and dead leaves rustle on their own
    a wise old owl perched on a limb
    hoots a warning that on this night
    there are scary things out of sight
    that haunt and roam this Hallows eve
    and matters not you disbelieve

    the veil is thin that separates
    the living from the dead this night
    and no one knows just what awaits
    by graveyard gate and in the woods
    beware of things with masks and hoods
    who knows if they be child… or ghoul…
    they loves kiddies in their gruel.

  7. STYLE SARABAND

    I’ve written poems all these years.
    I’ve shared my wonder, joys and fears.
    But they were never worth my tears.

    And so I finally realized that I am not a poet,
    I think that prose is more my style, in fact I surely know it.
    A lengthy book I’m writing now so I can really show it.
    I hope I’m not mistaken, though, and that I do not blow it.

  8. MUSICAL PROGRESSION

    I used to be a Beatles fan.
    But as I aged, my tastes would move
    far away from where they began.
    In its every variation,
    simplistic or complex pizzazz,
    my ears feel a pure elation
    whenever they listen to jazz.

    There’s no point in me denying
    my love for the famous Fab Four.
    If I did, I would lying.
    But my musical progression
    to the beboppers’ razzmatazz
    is now a growing obsession
    and today I’m all about jazz.

    © Susan Schoeffield

  9. Dancing the Petticoat Wag

    Sally yourself in old converse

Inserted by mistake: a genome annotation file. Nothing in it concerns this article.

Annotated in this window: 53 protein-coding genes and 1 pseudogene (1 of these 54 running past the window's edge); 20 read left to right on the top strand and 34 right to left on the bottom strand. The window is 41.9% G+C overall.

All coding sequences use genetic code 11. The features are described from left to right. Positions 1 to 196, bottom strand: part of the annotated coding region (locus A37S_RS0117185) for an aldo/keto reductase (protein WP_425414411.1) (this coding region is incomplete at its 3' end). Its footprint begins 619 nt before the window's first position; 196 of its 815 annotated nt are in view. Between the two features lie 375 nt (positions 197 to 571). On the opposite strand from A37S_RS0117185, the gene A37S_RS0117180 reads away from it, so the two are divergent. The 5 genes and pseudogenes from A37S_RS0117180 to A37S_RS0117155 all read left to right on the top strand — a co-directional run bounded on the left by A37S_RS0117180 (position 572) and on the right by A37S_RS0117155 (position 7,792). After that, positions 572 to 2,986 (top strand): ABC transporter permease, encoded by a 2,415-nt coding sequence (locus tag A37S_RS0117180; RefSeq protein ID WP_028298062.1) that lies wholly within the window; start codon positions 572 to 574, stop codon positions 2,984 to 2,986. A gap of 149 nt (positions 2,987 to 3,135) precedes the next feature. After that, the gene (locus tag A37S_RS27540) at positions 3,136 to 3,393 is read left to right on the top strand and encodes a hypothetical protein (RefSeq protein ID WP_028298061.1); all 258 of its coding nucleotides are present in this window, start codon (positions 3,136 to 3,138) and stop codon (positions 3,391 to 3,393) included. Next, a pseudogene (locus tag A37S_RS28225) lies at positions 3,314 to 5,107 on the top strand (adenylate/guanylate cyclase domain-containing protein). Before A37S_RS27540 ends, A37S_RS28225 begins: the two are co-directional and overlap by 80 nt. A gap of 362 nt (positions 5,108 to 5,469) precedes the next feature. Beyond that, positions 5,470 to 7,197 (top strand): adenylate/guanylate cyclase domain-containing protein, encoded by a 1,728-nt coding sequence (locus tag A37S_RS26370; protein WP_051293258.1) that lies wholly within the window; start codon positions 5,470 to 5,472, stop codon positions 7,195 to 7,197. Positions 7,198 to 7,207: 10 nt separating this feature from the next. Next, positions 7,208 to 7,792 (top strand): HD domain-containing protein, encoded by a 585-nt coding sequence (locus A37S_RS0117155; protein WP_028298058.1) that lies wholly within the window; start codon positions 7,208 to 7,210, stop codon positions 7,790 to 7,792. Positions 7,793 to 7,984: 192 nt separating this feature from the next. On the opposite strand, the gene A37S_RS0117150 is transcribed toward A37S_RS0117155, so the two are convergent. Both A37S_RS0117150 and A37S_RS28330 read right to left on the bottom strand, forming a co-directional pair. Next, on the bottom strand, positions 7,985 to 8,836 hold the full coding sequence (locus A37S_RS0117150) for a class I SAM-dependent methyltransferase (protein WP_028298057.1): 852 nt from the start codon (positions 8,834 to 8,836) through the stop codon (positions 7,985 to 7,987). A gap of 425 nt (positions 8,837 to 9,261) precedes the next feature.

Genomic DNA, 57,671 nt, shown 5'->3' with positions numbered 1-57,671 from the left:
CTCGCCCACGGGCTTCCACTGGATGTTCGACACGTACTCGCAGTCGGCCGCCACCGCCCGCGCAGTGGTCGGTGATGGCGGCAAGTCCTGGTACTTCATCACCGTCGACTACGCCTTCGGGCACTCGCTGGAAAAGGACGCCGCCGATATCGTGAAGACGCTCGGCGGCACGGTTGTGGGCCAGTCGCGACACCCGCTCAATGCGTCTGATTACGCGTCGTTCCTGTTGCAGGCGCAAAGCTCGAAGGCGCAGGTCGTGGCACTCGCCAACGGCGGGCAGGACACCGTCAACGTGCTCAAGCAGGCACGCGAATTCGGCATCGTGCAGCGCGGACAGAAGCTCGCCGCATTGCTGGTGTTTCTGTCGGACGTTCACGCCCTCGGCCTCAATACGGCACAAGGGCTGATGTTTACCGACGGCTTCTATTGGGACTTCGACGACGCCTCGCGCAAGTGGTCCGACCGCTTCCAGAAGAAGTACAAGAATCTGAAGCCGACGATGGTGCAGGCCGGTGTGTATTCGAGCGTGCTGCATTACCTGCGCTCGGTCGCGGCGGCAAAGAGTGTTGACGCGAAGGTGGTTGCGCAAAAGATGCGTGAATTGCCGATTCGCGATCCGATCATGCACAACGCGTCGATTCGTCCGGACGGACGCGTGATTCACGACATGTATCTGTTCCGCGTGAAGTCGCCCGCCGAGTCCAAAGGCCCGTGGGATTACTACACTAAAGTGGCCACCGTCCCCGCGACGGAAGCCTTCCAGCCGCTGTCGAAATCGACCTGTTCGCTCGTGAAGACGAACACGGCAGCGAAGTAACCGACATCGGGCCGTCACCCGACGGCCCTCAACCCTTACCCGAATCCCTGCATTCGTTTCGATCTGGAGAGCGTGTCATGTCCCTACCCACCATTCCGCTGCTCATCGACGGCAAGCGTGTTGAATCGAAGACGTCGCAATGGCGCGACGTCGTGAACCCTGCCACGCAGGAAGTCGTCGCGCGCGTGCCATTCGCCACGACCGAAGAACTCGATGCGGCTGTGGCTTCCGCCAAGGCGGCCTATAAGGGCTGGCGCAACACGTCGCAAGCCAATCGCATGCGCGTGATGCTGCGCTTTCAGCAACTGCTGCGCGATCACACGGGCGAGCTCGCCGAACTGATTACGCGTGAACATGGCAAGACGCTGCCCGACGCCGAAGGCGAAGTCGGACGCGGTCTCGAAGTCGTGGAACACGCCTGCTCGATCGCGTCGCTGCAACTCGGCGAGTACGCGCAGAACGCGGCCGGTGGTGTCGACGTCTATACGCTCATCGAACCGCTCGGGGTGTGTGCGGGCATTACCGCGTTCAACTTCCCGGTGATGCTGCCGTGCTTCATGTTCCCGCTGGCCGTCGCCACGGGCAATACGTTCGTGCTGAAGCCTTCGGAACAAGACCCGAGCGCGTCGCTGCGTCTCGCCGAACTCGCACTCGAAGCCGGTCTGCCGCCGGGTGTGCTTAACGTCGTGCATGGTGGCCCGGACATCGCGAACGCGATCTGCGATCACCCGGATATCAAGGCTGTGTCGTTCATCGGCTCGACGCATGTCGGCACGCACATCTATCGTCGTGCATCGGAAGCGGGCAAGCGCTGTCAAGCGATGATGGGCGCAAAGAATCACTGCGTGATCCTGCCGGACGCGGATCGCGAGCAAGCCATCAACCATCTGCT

Court those thees and thous, shout and then
    Sully your heart with bawdy verse.
    Lift hems above lace, ankles dance,
    Shoes light on floors, and striding lines
    of verse and rhyme. Tempt circumstance
    and fall in love with joy, sublime.

    
The Petticoat Wag was a Tudor dance often reserved for the peasantry.

  10. Pingback: Dancing the Petticoat Wag | The Chalk Hills Journal

  11. Trust

    I watch the way you lean into
    my shoulder, pressing, nuzzling,
    and I am warmed just knowing you.

    Perhaps a pet is what you are,
    love nurtured where language can fail.
    An inter-species trust can far
    outreach talk, touch teaching us braille.

    New ways of reading, creature deep,
    move words to actions, minds to eyes,
    where instinct helps us stretch and leap.

    Compelled by cat-kind’s purring creed,
    we kindly open wide a door
    left closed by humans’ twisting need,
    discovering what hearts are for.

  12. Pingback: Musical Progression | Words With Sooze

  13. Getting and Spending

    “We make a living by what we get, but we make a life by what we give.” Ben Franklin

    If consumerism fails us,
    maybe less is plenty more.
    Too much stuff surely derails us.

    What we long for, purpose, meaning,
    is not touched by storing, gleaning;
    rather we feel hope’s deposit
    when we give from our self’s closet.

  14. Poetic Measures

    Wee spasms of poetic twinkles
    coalesce into rhyming lines –
    spending time smoothing the wrinkles

    we prevaricate each line, word
    until each syllable breathes fire
    worthy, ready to be read, heard
    a poem to aspire, admire.

  15. Belly Dancer

    Golden coins picking up the beat
    on hips shaking faster, faster –
    rhythmic clapping, stomping the feet.